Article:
Similarly, when teaching about “like terms,” do we relate it to the addition of digits they mastered in elementary school? For example, do we talk about why 40 + 3 isn’t 70 because we add the one’s digits with the one’s digits and the ten’s digits with the ten’s digits because they are “Like Terms”? Do Algebra 1 teachers talk about this when they are teaching students about adding 4x + 3 isn’t 7x? They must show students that they learned the concept of Like Terms back in 1st and 2nd grade.

**Real-World Applications**

Incorporating real-world applications into math lessons can make a significant impact. For instance, when teaching about the Pythagorean Theorem, relate it to construction practices where builders use the 3-4-5 rule to square up structures. When discussing special triangles, like Equilateral, Isosceles, 30, 60, 90, and 45, 45, 90 triangles, explain how these are used in construction and engineering, emphasizing their importance in real life.

**The Power of Word Problems**

Word problems are often seen as challenging because they require students to apply math in context. However, teachers can demystify word problems by encouraging students to create their own. This practice helps students understand how math symbols translate into real-world scenarios. For example, a first-grader might create a simple word problem for 5 - 3 = 2, while an Algebra 1 student could do the same for an equation like 5 + 7x.

When a student sees a word problem like: How many gallons of paint, that covers 375 sg. ft. per gallons, are needed to cover a rectangular room with 4 walls that are all 8 ft high and 12 ft. and 10 ft. on each side? Sadly, a typical student, or many adults for that matter, cannot determine all the basic calculations to get this problem correct. We all know, students have been taught all the skills necessary to easily complete this problem.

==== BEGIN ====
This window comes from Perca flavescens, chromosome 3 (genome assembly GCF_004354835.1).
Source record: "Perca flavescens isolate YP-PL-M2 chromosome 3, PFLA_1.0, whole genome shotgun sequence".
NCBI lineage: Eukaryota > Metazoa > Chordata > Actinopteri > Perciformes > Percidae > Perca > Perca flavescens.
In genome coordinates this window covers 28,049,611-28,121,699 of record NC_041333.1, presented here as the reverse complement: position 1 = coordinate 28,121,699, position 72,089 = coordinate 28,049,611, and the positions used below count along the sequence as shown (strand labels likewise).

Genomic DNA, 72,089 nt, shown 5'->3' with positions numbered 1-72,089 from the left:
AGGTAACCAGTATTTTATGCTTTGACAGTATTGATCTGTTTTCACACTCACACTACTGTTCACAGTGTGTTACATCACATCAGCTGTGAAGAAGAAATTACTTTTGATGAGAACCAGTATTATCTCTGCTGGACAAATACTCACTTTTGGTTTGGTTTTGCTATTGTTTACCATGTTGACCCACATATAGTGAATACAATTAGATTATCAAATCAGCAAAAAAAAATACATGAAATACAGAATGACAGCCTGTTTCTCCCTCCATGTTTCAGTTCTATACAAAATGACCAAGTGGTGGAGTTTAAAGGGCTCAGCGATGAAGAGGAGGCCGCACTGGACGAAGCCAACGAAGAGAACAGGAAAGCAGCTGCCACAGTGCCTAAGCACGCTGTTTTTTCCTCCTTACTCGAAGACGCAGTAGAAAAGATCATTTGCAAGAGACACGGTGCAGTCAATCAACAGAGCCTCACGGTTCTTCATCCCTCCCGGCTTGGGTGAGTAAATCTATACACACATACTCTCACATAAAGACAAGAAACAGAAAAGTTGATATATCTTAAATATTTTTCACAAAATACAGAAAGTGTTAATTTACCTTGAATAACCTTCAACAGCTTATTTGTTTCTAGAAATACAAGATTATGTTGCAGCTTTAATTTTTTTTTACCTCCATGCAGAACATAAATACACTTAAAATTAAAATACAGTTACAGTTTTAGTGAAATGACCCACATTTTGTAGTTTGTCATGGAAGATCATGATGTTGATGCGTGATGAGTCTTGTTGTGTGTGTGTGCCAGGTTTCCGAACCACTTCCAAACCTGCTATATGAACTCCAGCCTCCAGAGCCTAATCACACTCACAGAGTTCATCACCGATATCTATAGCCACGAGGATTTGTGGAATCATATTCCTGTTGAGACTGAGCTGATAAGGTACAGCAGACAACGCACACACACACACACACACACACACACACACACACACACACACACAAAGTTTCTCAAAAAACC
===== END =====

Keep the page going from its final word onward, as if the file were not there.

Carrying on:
Math teachers must be asking students to put into words what the math symbols they are learning mean and represent. By asking the students to take the problems they are learning in math class and asking them to put those symbols into words it gives the math they are learning meaning! The words make the connections that are necessary to give the mathematics connections to something the student can understand, and grasp hold of for future use. Without these important connections math becomes a mysterious set of rules and procedures without any meaning. Sadly, that is how far too many students and adults see and experience math.

**Conclusion**

To make math meaningful, it’s crucial for teachers to help students see the connections between classroom lessons and real-world applications. By incorporating context and encouraging students to verbalize their understanding of math concepts, we can transform math from a set of mysterious rules into a valuable tool for life.

**Call to Action**

Are you ready to make math more meaningful in your classroom? Start by connecting lessons to real-world applications and encourage your students to see math as a tool they can use every day. Want to learn from INcompassing Education's Math Specialists? __Contact us today!__